Renaissance bank Monte dei Paschi di Siena is the most spectacular casualty of Italy’s banking crisis
by Ambrose Evans-Pritchard
Italy is running out of economic time. Seven years into an ageing global expansion, the country is still stuck in debt-deflation and still grappling with a banking crisis that it cannot combat within the paralyzing constraints of monetary union.
“We have lost nine percentage points of GDP since the peak of the crisis, and a quarter of our industrial production,” says Ignacio Visco, the rueful governor of the Banca d’Italia.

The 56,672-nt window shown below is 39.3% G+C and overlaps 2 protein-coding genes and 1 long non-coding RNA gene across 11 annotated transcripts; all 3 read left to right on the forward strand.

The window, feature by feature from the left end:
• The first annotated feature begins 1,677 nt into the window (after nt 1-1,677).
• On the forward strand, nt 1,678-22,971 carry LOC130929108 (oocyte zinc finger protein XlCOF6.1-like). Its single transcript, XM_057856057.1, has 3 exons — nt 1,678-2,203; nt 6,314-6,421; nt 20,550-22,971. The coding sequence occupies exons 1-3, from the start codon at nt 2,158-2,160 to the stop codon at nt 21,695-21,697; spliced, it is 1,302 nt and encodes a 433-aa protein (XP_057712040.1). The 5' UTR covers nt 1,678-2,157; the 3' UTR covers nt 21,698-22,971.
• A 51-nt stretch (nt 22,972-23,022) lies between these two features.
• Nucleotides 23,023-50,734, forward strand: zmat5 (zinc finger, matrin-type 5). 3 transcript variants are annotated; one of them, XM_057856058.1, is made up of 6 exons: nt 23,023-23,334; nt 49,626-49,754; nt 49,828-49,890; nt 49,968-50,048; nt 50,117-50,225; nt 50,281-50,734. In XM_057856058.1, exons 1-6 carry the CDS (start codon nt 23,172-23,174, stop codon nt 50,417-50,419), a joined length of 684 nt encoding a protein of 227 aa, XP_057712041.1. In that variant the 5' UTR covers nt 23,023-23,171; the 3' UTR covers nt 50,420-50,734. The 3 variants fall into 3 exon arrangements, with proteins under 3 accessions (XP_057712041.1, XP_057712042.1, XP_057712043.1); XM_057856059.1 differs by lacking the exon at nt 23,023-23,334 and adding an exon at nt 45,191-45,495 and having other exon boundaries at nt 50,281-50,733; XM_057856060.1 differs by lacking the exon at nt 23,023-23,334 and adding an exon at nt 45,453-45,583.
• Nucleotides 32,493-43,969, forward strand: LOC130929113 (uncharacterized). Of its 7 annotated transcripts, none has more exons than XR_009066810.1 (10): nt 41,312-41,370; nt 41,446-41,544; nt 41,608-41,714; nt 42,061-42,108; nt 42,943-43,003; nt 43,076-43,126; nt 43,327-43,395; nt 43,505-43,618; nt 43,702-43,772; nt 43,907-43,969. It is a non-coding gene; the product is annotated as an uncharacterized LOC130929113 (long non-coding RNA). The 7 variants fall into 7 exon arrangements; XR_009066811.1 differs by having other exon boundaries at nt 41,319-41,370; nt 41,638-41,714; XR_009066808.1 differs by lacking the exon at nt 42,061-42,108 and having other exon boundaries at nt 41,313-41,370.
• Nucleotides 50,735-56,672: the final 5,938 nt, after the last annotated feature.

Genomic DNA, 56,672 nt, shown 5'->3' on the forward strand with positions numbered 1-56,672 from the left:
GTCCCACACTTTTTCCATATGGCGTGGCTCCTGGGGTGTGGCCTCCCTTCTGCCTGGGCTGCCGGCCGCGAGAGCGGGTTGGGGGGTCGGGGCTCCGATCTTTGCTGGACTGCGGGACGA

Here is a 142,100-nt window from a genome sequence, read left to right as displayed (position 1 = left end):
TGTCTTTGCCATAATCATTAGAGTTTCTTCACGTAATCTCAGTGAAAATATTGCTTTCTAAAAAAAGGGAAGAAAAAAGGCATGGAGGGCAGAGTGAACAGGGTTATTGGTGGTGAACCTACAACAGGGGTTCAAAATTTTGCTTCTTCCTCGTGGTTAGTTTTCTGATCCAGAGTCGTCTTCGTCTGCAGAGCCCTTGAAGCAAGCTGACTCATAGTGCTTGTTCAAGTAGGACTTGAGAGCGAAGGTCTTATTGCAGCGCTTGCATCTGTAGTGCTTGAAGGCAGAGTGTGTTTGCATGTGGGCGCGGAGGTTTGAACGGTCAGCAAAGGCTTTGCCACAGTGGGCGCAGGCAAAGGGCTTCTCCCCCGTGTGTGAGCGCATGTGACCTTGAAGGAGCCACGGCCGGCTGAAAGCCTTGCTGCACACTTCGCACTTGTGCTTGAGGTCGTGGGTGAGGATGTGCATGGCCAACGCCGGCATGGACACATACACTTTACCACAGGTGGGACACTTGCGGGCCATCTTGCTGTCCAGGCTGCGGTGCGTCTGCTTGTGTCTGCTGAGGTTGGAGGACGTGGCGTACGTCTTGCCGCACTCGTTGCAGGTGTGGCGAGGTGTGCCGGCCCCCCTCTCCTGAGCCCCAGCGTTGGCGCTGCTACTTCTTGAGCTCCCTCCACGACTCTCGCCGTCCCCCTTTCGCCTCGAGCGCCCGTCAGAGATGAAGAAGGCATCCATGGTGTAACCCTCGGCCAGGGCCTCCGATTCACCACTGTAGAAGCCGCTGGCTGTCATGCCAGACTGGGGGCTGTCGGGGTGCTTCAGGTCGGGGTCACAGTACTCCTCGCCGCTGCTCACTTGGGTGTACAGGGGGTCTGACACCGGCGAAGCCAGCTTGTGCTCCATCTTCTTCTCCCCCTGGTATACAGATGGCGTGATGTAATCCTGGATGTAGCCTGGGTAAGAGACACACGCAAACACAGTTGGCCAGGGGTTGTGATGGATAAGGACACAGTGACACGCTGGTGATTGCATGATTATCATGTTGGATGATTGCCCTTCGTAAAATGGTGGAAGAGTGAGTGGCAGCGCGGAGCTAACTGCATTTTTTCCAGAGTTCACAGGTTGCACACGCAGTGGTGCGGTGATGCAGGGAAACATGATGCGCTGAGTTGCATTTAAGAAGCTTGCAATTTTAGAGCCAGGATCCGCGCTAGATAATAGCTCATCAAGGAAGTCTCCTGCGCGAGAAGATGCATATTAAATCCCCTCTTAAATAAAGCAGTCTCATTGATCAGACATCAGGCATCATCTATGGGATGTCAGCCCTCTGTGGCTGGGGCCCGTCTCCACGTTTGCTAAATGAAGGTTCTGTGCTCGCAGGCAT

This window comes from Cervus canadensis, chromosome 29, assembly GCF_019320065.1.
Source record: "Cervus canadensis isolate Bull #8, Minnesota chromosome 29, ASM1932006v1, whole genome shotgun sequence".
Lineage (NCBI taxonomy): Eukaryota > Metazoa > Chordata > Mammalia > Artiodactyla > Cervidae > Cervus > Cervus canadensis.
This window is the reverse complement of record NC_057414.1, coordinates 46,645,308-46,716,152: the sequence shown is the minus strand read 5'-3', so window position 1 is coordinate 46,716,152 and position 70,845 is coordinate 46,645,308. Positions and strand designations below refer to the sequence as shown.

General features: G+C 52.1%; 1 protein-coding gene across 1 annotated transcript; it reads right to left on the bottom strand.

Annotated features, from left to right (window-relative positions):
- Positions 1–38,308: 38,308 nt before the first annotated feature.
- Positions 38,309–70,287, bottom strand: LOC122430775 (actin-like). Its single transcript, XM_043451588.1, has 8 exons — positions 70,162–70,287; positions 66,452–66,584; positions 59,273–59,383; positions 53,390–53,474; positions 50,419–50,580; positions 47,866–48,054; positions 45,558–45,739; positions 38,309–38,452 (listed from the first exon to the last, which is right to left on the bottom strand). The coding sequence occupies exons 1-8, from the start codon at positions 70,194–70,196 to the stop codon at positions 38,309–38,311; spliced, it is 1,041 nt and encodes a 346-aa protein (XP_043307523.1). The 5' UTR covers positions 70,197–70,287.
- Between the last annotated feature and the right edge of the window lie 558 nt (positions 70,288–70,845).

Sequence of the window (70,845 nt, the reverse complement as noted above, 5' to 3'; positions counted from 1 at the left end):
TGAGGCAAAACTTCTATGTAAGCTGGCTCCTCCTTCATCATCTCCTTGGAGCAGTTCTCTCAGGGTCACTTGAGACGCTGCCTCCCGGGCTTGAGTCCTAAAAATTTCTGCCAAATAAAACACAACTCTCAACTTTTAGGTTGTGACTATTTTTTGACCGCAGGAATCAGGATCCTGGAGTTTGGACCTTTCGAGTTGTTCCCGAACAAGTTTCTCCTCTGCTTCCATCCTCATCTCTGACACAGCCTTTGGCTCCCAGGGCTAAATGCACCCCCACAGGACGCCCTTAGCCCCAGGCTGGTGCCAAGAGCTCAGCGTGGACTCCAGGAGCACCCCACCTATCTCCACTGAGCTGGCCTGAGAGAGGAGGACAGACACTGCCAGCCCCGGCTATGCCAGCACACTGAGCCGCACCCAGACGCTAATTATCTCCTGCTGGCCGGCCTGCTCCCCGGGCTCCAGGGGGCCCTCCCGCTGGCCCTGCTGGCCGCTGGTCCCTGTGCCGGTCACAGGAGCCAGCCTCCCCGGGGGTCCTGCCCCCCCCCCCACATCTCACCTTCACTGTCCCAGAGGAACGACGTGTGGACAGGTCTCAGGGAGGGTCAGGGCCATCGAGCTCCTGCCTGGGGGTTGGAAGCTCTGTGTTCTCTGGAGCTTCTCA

Each year Rome hopefully pencils in a fall in the ratio of public debt to GDP, and each year the ratio rises. The reason is always the same. Deflationary conditions prevent nominal GDP rising fast enough to outgrow the debt.